Since the start of the Golden State dynasty, after the opening tip of the 2015 NBA playoffs, Steph Curry and his band of basketball goons have terrorized the league, unlike anything we’ve seen since Jordan’s Bulls. Five straight Finals appearances attached with 3 championships in 4 years have earned this teams place in history along with throwing their name in the greatest team of all-time discussion.
Almost every basketball purist can agree that a Warriors roster with a healthy Kevin Durant makes them the best team in the league by a mile and virtually unbeatable.
Unfortunately for them, that won’t be the case tonight. Kevin Durant is out for Game 2 and will be on the bench watching his team try and avoid a situation that they have never been before by being down 0-2 in a playoff series. Throughout the entire Golden State championship runs, they’ve been in tough series and have faced elimination. The Warriors have been down 2-1 twice, 3-1, 3-2, and have played 3 game 7’s. Each and all of these series, minus the 2016 Cavs, they’ve managed to grind and claw their way to a victory. Needless to say, this team has heart and has faced adversity numerous times while displaying the heart of a champion in every single match. Being down 0-2 in the finals doesn’t have many perks but it isn’t a series-clinching lock. Golden State knows this more than anybody as they fell victim to the latest 0-2 Finals comeback (and 3-1) back in 2016 to the LeBron James led Cavaliers in a dramatic Game 7 in Oracle Arena.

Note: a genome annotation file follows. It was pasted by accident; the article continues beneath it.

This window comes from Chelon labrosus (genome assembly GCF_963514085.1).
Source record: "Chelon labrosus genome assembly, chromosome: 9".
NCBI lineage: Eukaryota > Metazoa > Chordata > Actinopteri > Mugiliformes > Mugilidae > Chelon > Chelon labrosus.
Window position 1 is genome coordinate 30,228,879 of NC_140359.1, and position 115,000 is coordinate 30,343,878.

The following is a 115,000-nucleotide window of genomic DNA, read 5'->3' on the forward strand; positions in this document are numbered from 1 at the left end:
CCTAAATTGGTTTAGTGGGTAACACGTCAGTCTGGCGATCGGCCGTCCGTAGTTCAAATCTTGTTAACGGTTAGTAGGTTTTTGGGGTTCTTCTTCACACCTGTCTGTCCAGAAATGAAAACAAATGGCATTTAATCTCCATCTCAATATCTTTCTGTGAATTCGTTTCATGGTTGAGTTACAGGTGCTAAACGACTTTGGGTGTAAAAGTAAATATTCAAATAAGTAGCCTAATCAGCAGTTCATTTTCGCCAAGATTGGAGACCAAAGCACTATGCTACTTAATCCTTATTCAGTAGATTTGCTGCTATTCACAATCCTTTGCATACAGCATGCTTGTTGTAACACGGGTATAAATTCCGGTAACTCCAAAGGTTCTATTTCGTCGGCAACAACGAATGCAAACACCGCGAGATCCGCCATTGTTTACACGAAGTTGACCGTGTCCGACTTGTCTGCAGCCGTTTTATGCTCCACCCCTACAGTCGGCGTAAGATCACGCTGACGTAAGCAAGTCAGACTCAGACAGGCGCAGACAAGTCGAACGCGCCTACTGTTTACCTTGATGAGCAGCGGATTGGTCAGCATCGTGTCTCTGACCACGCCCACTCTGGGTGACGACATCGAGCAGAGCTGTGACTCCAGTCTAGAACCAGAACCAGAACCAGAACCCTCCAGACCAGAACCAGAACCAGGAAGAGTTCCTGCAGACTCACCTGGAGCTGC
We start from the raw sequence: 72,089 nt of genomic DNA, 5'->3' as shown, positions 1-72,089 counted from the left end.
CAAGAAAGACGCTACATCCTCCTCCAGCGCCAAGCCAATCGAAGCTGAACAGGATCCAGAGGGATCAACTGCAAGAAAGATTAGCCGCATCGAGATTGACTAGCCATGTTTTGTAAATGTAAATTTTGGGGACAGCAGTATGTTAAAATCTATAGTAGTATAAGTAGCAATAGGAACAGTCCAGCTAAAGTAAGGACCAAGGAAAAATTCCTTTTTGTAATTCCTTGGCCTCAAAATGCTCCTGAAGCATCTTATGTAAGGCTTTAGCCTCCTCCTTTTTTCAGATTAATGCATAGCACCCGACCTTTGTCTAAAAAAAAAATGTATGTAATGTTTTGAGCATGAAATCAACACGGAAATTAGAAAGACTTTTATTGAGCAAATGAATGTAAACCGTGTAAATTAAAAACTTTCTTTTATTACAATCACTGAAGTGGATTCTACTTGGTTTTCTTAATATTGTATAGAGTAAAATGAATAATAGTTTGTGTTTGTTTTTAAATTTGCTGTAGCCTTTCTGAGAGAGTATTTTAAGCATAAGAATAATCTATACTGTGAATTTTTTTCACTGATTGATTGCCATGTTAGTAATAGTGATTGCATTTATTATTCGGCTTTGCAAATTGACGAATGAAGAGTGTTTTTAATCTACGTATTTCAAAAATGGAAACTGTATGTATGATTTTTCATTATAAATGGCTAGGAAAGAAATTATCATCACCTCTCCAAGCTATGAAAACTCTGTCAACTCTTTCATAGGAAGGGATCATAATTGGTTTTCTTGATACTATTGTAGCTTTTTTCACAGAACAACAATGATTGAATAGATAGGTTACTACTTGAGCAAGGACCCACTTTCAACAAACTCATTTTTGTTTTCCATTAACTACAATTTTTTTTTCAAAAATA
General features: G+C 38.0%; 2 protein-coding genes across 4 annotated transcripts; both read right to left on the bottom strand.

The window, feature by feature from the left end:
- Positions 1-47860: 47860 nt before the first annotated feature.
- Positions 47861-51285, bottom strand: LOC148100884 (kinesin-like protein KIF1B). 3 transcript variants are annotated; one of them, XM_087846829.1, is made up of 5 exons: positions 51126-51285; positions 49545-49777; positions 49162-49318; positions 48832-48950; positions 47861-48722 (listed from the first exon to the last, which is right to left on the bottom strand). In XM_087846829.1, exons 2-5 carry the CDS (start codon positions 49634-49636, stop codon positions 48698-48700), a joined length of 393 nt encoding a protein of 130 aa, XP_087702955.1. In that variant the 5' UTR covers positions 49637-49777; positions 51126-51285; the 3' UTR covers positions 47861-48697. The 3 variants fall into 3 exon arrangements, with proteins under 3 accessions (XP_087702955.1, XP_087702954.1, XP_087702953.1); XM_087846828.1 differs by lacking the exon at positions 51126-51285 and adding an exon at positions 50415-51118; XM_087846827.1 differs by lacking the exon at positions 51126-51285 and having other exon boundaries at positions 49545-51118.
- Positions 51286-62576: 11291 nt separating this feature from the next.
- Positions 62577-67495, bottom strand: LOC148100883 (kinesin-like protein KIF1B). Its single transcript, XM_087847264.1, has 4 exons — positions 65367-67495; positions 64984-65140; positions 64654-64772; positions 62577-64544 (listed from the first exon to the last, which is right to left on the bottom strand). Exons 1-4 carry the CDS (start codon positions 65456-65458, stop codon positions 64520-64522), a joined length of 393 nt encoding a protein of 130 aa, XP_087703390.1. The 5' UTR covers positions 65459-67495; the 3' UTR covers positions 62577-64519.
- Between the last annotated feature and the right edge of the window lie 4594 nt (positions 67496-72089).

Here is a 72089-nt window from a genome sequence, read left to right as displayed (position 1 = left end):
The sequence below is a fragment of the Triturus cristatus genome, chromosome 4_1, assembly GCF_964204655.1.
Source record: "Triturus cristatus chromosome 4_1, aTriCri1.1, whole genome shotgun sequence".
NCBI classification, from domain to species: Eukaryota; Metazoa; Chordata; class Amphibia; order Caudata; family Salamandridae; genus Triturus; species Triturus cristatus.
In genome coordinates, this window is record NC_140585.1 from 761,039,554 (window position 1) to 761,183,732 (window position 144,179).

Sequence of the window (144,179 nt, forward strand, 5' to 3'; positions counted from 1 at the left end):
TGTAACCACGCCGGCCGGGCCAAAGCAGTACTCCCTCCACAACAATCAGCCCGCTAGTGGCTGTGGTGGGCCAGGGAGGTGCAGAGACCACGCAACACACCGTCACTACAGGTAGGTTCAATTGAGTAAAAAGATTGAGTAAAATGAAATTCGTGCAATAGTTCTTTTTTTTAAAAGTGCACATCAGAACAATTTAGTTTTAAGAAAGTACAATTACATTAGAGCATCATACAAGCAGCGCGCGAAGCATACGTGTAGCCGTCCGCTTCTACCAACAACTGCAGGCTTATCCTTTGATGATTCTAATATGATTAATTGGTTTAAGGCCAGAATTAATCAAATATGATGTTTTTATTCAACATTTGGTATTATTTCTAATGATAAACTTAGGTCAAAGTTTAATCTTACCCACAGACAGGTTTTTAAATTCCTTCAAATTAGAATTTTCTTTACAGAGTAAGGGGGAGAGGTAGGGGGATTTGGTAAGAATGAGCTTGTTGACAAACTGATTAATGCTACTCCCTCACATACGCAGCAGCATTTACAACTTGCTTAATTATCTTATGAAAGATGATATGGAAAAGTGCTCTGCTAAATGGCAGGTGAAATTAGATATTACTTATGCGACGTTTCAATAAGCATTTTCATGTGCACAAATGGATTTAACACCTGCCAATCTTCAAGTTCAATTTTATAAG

Already plagued with Kevin Durant’s lagging calf injury along with his impending free agency drama, this team would be in uncharted territory if they lose tonight. In each Finals appearance, Golden State has been mostly dominant. The last two years have been a breeze with a gentlemans sweep 5 game victory in 2017 and a quick wash in 2018 that ended in a pathetically noncompetitive 4 game series. If Golden State was to lose tonight, hope of 4th championship in 5 years would start to fade. Confidence in the original Warriors core to pull out a title would start to vanish and only add more pressure to a season that had nothing short of it. Even with their resume of adversity filled victories and unthinkable comebacks, Golden State would be backed up against the wall with a loss, facing a foe that has the weapons to beat them and everything to lose. Like a shark smelling blood in the water, Kawhi Leonard and Toronto will be out for blood tonight. With Kevin Durant sidelined, they know the opportunity to unthinkably go up 2-0 on the defending champs is before them. For Golden State, what seems to be one last title to end their run on top is still for the taking. One last championship. One last shot at glory and one last edit to their incredible resume to firmly place them on the Mount Rushmore of sports dynasties. Tonight will be a dynasty shifting game. A game with enormous magnitude for both parties. With their backs up against the wall, the champs have always responded.